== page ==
I started performing on stand-up comedy stages in 1998, moved into writing for TV & Radio in 2004 and this year (2014) I retired from live comedy to focus on working in copywriting and social media. I’ve recently been appointed as Content Account Manager at Caliber Marketing, with responsibilities across social media, copywriting and interactive marketing projects. Moving from comedy writing and performing into these areas may seem like a strange move but to me it’s not really. In both areas, I’ve had to pose and answer the same questions.

Who are the audience that you’re trying to reach?

It’s amazing how difficult this question can sometimes be for individuals and companies or organisations alike. The temptation is always to say “everyone”. However, trying to achieve this will only lead to producing something so impersonal and untailored that it instead connects with nobody. If you have a niche who form your core audience (or market) then don’t be afraid to reach out to them. If anything, be afraid not to.

OK, so this may be stretching dress-down Friday a little bit...

OK, so this may be stretching dress-down Friday a little bit…

How do that audience think and speak?

You wouldn’t write for an English-speaking audience in French, that’s the most obvious and broad-stroked example I can come up with. The more nuanced version would be to take into account that people’s language, tone and frame of reference are shaped by a number of things; age, gender, geographical location, income and so on. Just as not all comedy material will work with all audiences, nor will all web or social content.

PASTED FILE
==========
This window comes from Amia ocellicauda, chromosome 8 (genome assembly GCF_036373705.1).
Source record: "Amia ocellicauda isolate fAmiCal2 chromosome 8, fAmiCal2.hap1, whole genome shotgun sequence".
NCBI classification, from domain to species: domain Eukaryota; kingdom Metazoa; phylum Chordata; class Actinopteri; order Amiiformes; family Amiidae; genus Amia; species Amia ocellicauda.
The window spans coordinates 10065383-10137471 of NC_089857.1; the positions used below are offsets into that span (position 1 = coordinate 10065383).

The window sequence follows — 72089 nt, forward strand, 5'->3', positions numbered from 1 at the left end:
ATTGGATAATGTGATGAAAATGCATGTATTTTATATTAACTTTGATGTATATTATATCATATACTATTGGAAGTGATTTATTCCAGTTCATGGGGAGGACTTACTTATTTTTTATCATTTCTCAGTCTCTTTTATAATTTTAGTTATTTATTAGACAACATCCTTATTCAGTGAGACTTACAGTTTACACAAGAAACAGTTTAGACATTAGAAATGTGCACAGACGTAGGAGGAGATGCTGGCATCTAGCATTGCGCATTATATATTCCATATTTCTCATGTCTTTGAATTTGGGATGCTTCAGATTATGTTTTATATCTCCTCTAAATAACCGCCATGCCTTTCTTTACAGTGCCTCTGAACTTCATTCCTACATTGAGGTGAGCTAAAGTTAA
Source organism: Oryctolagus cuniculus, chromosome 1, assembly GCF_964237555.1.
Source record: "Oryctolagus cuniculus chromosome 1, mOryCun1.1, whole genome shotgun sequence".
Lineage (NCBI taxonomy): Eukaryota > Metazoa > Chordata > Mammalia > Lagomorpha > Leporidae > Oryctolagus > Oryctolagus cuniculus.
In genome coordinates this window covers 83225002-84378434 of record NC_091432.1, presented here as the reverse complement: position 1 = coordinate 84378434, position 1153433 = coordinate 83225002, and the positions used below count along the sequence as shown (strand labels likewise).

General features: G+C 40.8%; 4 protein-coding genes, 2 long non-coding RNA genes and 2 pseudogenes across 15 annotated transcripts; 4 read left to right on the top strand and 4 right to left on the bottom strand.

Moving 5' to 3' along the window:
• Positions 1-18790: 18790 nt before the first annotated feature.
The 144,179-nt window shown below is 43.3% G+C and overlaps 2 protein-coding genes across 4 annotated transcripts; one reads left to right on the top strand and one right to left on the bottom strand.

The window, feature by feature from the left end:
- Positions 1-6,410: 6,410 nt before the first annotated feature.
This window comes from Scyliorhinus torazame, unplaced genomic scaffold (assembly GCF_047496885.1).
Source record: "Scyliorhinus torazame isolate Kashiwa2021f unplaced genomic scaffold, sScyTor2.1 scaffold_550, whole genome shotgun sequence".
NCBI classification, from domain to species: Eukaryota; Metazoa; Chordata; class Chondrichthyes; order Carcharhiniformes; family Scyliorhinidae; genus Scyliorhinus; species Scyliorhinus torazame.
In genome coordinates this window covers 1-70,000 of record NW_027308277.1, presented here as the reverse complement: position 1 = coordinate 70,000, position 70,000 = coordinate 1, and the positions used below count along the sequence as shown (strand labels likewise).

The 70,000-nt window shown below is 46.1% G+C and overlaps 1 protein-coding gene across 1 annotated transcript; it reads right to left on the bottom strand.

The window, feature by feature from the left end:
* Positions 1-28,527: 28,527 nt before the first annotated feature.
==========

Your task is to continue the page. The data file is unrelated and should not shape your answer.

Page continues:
You don’t want to take the risk of sounding patronising or inauthentic in your attempts to ‘speak the same language’ (a bank advertising accounts to teenagers would hardly elicit a positive response by starting an advert with “Yo!”) but at the same time there’s no harm in being aware of your audience and taking the time to find a way to reach them that remains authentic to the client (or in the case of comedy, the performer).

What platform is it for?

Again, there’s a big overlap between my past in comedy and my present line of work. There’d be no point in me writing or editing a script that has been commissioned for TV only to cram it full of ideas which can only be exploited to their full potential on radio or vice versa. Equally, if charged with coming up with the correct tone and content to suit Twitter, there’s no point in presenting a campaign that would work on LinkedIn but is doomed to failure on the intended platform.

What are the client’s wishes and requirements?

The one who pays the piper picks the tune. That’s a reasonable sentiment to bear in mind, though not slavishly so. If the client felt able to put everything together themselves then they wouldn’t be turning to you for assistance – whether that client is a comedy production company or self-storage firm. You have a responsibility to factor in the tone, image and intention that suits them and to work within those parameters…but you also have a responsibility to advise them on any tweaks to those parameters that could/should be made to get them the best results.